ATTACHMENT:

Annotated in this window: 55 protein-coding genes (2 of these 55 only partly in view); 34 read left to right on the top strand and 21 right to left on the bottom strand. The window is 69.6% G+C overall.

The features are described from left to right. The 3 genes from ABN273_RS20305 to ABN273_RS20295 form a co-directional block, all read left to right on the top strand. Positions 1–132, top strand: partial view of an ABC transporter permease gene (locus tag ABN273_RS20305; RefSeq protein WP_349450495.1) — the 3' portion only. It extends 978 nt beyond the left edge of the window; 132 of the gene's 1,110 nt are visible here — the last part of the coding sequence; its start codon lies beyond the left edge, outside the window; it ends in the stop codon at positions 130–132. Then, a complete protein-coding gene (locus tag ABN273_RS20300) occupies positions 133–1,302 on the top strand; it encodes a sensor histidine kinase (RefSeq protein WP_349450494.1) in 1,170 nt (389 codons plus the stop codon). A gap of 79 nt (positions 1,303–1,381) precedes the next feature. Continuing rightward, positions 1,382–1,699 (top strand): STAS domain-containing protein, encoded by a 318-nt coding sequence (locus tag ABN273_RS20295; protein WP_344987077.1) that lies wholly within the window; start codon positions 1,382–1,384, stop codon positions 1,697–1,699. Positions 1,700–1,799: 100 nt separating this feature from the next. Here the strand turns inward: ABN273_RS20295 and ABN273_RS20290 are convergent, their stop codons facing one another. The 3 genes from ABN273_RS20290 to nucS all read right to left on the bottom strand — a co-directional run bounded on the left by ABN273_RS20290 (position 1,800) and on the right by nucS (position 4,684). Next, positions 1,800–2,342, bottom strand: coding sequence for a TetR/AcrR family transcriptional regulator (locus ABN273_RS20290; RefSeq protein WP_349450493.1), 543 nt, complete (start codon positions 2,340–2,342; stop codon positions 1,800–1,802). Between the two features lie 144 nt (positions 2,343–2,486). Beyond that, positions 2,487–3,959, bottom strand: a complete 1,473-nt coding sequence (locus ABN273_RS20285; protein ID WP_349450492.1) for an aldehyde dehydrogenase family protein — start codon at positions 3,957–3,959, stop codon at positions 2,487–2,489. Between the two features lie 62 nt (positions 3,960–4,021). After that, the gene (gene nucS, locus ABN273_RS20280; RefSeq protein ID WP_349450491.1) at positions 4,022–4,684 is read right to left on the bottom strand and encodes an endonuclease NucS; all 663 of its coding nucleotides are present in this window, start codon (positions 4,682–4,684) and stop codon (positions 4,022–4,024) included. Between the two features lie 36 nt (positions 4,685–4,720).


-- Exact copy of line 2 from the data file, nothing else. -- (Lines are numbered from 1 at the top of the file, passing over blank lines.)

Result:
The features are described from left to right. The 3 genes from ABN273_RS20305 to ABN273_RS20295 form a co-directional block, all read left to right on the top strand. Positions 1–132, top strand: partial view of an ABC transporter permease gene (locus tag ABN273_RS20305; RefSeq protein WP_349450495.1) — the 3' portion only. It extends 978 nt beyond the left edge of the window; 132 of the gene's 1,110 nt are visible here — the last part of the coding sequence; its start codon lies beyond the left edge, outside the window; it ends in the stop codon at positions 130–132. Then, a complete protein-coding gene (locus tag ABN273_RS20300) occupies positions 133–1,302 on the top strand; it encodes a sensor histidine kinase (RefSeq protein WP_349450494.1) in 1,170 nt (389 codons plus the stop codon). A gap of 79 nt (positions 1,303–1,381) precedes the next feature. Continuing rightward, positions 1,382–1,699 (top strand): STAS domain-containing protein, encoded by a 318-nt coding sequence (locus tag ABN273_RS20295; protein WP_344987077.1) that lies wholly within the window; start codon positions 1,382–1,384, stop codon positions 1,697–1,699. Positions 1,700–1,799: 100 nt separating this feature from the next. Here the strand turns inward: ABN273_RS20295 and ABN273_RS20290 are convergent, their stop codons facing one another. The 3 genes from ABN273_RS20290 to nucS all read right to left on the bottom strand — a co-directional run bounded on the left by ABN273_RS20290 (position 1,800) and on the right by nucS (position 4,684). Next, positions 1,800–2,342, bottom strand: coding sequence for a TetR/AcrR family transcriptional regulator (locus ABN273_RS20290; RefSeq protein WP_349450493.1), 543 nt, complete (start codon positions 2,340–2,342; stop codon positions 1,800–1,802). Between the two features lie 144 nt (positions 2,343–2,486). Beyond that, positions 2,487–3,959, bottom strand: a complete 1,473-nt coding sequence (locus ABN273_RS20285; protein ID WP_349450492.1) for an aldehyde dehydrogenase family protein — start codon at positions 3,957–3,959, stop codon at positions 2,487–2,489. Between the two features lie 62 nt (positions 3,960–4,021). After that, the gene (gene nucS, locus ABN273_RS20280; RefSeq protein ID WP_349450491.1) at positions 4,022–4,684 is read right to left on the bottom strand and encodes an endonuclease NucS; all 663 of its coding nucleotides are present in this window, start codon (positions 4,682–4,684) and stop codon (positions 4,022–4,024) included. Between the two features lie 36 nt (positions 4,685–4,720).